Missions profoundly affect team members' spiritual walks

When local people are called into international mission fields, even for a short time, they expect to do hard work. They expect the lives of those they help will be better off than before they arrived.

Rudolph Ramclam's house in Belize, where Palm Harbor UMC mission members constructed a septic system. Ramclam has three special needs children.

However, as mission workers from three Florida United Methodist churches discovered recently, the act of helping others had a profound effect on their own spiritual walks—no matter their age. They brought home mental snapshots of life-changing events.

One night during their trip, the youth group and supervisors from Palm Harbor United Methodist Church gathered with local villagers for evening worship, following a long, hard workday in the heat and humidity of Cuxlin Ha, Belize.

The 20-person group was about to learn something important from the people they had come to serve. They saw people with few material things offer themselves in soul-felt communion with God, including one woman who sang praises in a way none of the team had ever heard.

“She was making up the words as she went along,” said Lynn Stevens, assistant director for student ministry at Palm Harbor. “The people were praying, but what they were all really doing was crying out to God. It was incredible,” she said.

That moment is just one of many snapshots in the life-changing, 10-day journey in 2016. This trip has become an annual pilgrimage for youth at the 2,000-plus member church in Pinellas County for 14 years. They learned the joy of assisting those in great need, but the greater discovery was how those with seemingly little surrendered in faith and praise to God.

The visits began after a church member went to a ministry fair and heard that while volunteers were active in many parts of the Caribbean, no one was going to Belize. Over the years, these volunteers have helped build a medical and dentistry clinic, houses and other projects as needed.

Cuxlin Ha is a five-hour bus ride from Belize City, the nation’s capital. While the village has tourist attractions because of its proximity to Mayan ruins, the Palm Harbor group stayed in more Spartan accommodations. This task this trip was to install a septic tank for a family with three special needs children. Long hours of digging in the hard red clay and mixing concrete, then transporting it up a hill filled the days.

Pouring concrete for the septic lid are Carl Rinderle, Palm Harbor's student ministry director, and Valeriano Paau, the Mayan work site leader.

The work was transforming, however. They focused on what Stevens called “Yay God!”—looking for examples of God’s power, love and grace in everyday settings.

It was the fifth trip to Belize for 19-year-old Jenna Schreifer. For her, the long workdays and worship-filled evenings strengthened her own walk with God.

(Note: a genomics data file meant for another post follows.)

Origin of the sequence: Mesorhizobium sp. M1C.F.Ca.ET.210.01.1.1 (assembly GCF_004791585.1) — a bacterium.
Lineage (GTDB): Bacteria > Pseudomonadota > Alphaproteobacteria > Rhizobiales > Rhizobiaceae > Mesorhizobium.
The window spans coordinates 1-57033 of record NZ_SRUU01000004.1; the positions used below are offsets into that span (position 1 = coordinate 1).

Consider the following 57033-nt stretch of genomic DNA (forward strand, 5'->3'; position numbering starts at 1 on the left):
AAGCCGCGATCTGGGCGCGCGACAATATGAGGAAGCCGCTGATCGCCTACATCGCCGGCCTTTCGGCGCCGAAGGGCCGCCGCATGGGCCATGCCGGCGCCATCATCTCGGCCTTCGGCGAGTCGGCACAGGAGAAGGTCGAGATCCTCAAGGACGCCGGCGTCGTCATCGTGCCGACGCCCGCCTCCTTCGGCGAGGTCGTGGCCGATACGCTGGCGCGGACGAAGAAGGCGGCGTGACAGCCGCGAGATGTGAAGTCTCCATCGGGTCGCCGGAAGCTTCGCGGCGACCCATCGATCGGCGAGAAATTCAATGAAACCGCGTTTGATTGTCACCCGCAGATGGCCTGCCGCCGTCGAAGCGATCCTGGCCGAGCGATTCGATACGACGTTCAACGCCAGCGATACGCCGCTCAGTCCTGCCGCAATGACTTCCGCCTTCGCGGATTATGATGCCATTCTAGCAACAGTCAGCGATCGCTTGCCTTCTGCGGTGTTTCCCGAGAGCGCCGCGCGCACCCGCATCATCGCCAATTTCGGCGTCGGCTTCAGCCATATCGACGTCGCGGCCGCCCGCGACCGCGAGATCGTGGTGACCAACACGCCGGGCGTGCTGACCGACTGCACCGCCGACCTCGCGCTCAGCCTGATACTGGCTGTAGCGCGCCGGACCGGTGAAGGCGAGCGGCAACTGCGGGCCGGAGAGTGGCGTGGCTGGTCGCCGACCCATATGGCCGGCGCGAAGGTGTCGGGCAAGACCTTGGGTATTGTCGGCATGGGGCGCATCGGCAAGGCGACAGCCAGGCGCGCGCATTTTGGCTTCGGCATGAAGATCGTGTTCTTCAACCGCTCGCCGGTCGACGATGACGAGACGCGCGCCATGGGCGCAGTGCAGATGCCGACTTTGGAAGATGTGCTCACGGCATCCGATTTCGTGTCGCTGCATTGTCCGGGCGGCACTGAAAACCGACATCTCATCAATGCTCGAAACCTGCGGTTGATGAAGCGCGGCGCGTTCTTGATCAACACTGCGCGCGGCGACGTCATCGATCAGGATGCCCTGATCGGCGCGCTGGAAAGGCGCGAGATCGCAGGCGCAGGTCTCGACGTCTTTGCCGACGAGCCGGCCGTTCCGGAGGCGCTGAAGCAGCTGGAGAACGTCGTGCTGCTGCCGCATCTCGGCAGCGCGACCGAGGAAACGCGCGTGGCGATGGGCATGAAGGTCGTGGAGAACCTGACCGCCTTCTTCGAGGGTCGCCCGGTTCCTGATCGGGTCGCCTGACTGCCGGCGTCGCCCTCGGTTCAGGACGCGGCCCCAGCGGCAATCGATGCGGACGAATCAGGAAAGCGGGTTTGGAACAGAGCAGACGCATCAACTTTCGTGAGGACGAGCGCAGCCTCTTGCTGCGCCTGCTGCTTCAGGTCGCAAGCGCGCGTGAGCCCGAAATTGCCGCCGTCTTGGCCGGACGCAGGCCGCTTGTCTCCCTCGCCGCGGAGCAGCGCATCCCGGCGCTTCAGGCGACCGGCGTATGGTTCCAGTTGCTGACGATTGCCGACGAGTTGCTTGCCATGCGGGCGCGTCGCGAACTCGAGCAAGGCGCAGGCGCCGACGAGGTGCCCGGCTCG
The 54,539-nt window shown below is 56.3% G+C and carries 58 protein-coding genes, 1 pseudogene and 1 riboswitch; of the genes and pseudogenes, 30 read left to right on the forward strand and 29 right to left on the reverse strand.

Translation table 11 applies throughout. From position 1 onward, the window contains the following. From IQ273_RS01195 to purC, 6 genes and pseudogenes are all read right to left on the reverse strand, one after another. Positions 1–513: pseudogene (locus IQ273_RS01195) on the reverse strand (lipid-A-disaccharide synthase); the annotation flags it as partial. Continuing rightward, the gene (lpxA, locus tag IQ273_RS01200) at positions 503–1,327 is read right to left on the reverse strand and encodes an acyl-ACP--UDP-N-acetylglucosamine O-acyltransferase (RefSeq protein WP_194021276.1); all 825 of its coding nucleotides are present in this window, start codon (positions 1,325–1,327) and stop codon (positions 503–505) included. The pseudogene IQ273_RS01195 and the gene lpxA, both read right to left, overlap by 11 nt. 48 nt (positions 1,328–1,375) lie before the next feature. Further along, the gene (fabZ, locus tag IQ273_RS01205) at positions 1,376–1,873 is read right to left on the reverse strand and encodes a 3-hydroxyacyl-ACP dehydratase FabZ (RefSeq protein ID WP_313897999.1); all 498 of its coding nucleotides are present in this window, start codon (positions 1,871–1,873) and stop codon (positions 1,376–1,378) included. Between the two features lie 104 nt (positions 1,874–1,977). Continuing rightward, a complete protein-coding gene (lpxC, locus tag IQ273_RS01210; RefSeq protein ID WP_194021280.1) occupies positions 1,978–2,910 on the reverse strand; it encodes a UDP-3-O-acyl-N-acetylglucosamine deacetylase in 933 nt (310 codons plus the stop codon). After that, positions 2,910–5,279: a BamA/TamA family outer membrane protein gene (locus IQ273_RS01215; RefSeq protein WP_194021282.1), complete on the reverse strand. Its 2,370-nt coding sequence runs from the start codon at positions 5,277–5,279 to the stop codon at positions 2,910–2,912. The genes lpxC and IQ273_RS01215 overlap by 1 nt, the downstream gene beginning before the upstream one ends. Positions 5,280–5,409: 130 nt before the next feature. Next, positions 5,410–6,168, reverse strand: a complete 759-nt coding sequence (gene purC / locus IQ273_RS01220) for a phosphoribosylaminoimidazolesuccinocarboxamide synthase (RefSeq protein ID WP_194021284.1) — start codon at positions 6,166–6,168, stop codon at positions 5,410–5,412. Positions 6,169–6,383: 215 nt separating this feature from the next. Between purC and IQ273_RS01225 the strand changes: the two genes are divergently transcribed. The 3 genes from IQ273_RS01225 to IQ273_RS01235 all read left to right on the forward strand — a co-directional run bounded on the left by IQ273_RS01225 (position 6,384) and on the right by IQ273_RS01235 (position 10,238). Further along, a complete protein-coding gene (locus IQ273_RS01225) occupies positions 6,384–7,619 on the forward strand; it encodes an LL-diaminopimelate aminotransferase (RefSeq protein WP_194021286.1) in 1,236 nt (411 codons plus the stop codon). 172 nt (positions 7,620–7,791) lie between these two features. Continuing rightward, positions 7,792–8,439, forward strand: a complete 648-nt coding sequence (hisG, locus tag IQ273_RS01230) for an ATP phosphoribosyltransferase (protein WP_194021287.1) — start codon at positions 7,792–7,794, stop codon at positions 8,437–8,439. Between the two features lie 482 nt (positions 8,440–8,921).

“On this trip, we got to be closer with a lot more different families than the ones we had met before,” she said. “It really helped me develop my faith in a way I hadn’t before. It was a lot easier to make connections to God because we were away from all distractions,” she said.

Costa Rica was the destination for a team from Roseland UMC in Roseland and Church by the Sea in Vero Beach. Seven team members travelled to San Isidro, some travelling on a team for the first time.

Marilyn Waldis, age 71, was a first-timer, leaving her home church in Roseland to spend a week in Central America.

“We were in worship one night…with some local people,” she said. “They were speaking in Spanish, and I don’t speak that language, so I didn’t understand them. But they were worshiping in such a way that enabled me to worship God in my own head. It was very personal and powerful,” she said.

Mission work is a key tenet of The United Methodist Church and a tradition for many churches that goes back years. This was the third consecutive trip to Costa Rica for Church by the Sea.

Joel Pau, a local Mayan, helps build the septic system with Palm Harbor's mission team.

In Costa Rica, team members have helped build parsonages, a mission center and a preschool. This year they helped build a covering for a walkway at the center and lengthened a sidewalk from the preschool.

Both the Belize and Costa Rica outreach projects have a common thread: Pastor Cliff Melvin.

He served at Palm Harbor when the Belize trips began. As the current pastor at Church by the Sea UMC, he carries on the tradition of international outreach. He invited the nearby Roseland UMC on the trip with him and his parishioners.

He gets the same spiritual return from the work of serving others.

“This was such an encouragement for me personally,” he said after returning from the week in Costa Rica. “It has always been part of my faith walk to be part of God’s hands and feet. I will definitely return.”

Belize 2017 is already on the calendar at Palm Harbor.

“My Mom already wants to go,” Schreifer said. “My brother said he wants to go. And I’m going to go every chance I get.”

Joe Henderson is a freelance writer based in Brandon.

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